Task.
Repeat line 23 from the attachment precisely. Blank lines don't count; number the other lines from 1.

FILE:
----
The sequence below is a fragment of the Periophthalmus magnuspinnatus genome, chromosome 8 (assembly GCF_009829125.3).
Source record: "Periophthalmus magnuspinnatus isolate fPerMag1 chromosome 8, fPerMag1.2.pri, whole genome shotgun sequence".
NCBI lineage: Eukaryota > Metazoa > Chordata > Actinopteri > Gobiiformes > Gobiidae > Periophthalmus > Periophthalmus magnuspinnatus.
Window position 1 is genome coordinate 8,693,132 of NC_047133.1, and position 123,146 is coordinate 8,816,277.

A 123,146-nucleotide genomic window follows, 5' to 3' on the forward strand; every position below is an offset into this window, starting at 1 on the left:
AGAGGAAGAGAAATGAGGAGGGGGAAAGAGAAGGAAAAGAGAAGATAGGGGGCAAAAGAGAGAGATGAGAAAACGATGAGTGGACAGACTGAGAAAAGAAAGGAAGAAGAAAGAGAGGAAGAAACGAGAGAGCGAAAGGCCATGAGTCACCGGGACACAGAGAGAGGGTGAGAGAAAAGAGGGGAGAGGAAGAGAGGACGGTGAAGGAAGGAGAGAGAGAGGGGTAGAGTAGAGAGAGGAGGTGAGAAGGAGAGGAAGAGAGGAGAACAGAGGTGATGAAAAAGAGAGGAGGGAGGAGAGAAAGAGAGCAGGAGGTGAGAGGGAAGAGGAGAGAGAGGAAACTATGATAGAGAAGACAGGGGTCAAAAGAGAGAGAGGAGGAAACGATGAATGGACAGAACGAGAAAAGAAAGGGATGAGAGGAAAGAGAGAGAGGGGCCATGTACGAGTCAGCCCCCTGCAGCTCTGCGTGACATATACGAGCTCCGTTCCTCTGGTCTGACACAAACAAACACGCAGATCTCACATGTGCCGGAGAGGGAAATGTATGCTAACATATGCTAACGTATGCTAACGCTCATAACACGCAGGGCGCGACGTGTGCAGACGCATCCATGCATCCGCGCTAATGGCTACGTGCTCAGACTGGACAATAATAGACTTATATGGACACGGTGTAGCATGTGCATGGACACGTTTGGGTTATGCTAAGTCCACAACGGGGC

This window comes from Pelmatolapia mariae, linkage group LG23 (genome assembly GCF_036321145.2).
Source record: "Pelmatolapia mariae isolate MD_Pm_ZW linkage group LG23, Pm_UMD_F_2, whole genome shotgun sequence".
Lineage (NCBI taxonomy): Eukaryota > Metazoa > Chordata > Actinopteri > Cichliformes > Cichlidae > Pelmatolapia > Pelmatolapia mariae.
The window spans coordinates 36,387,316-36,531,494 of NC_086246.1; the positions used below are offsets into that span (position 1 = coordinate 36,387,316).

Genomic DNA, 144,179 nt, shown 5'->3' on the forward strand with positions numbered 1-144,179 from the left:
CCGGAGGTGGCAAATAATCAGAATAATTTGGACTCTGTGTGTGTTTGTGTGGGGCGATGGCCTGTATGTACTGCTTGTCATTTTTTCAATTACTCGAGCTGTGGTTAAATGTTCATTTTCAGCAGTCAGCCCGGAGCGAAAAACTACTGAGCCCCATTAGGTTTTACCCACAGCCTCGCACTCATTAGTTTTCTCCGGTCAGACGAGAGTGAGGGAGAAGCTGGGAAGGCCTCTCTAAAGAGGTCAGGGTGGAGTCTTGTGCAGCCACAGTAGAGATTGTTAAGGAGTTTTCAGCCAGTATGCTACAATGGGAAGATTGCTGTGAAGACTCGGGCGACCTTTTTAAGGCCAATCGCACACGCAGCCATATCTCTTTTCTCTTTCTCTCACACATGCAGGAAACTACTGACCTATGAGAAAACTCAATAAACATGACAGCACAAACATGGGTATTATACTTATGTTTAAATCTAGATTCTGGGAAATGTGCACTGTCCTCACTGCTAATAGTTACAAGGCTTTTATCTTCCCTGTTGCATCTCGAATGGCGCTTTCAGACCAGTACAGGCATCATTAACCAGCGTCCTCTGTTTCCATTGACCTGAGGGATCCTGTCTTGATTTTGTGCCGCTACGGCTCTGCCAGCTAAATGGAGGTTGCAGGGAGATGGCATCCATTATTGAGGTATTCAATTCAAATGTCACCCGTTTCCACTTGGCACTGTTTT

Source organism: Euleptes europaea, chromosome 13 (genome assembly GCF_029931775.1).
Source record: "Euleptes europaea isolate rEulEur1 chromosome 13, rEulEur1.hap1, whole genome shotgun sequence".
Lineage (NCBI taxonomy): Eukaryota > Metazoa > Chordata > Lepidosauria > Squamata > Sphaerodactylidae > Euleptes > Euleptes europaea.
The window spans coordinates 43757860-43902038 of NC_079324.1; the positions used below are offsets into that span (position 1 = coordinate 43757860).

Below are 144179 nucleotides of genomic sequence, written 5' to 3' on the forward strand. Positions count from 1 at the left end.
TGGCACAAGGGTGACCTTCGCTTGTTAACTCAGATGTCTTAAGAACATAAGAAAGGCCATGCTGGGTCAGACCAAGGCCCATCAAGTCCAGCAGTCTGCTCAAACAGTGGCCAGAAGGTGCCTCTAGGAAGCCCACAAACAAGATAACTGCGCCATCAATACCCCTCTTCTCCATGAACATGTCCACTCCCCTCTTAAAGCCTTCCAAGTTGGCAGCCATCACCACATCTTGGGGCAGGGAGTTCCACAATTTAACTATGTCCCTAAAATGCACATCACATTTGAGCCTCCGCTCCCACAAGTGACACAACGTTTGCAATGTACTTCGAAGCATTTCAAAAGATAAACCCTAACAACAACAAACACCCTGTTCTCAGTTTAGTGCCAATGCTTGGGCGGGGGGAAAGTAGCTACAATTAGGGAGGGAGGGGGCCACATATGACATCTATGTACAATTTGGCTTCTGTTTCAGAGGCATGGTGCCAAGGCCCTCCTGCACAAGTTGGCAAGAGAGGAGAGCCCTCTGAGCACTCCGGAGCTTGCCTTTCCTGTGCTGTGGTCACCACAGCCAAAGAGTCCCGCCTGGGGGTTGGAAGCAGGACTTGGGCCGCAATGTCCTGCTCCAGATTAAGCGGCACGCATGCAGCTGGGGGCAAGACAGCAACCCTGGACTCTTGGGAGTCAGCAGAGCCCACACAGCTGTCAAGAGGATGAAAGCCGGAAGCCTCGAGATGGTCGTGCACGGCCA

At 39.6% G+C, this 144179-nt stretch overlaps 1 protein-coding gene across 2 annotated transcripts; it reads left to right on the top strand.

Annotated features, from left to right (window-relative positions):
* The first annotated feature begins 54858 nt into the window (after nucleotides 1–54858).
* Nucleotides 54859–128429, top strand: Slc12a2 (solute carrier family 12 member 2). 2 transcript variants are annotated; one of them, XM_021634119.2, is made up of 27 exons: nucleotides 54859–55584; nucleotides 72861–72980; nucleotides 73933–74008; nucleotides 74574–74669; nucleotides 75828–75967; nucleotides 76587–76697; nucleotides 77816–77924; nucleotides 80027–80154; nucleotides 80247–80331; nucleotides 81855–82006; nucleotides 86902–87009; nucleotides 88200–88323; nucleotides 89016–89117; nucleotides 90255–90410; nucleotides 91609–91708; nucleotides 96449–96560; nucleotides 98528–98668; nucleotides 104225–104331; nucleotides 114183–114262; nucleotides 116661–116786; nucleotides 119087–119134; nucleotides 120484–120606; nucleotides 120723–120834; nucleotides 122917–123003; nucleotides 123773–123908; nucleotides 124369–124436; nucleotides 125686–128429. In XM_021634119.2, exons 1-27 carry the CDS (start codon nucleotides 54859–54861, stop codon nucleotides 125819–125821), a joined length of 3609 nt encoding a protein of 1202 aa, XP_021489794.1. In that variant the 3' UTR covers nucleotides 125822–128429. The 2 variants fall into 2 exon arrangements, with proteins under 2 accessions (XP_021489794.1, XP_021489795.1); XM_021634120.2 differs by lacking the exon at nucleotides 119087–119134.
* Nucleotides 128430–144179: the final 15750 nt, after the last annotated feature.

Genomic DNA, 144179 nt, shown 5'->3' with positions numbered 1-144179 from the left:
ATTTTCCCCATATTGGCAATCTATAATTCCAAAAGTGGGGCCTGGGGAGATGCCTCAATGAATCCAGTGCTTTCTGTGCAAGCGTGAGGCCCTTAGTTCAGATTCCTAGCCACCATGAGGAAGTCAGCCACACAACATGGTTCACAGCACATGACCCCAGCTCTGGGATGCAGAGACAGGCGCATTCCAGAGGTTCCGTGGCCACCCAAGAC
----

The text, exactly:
* Nucleotides 128430–144179: the final 15750 nt, after the last annotated feature.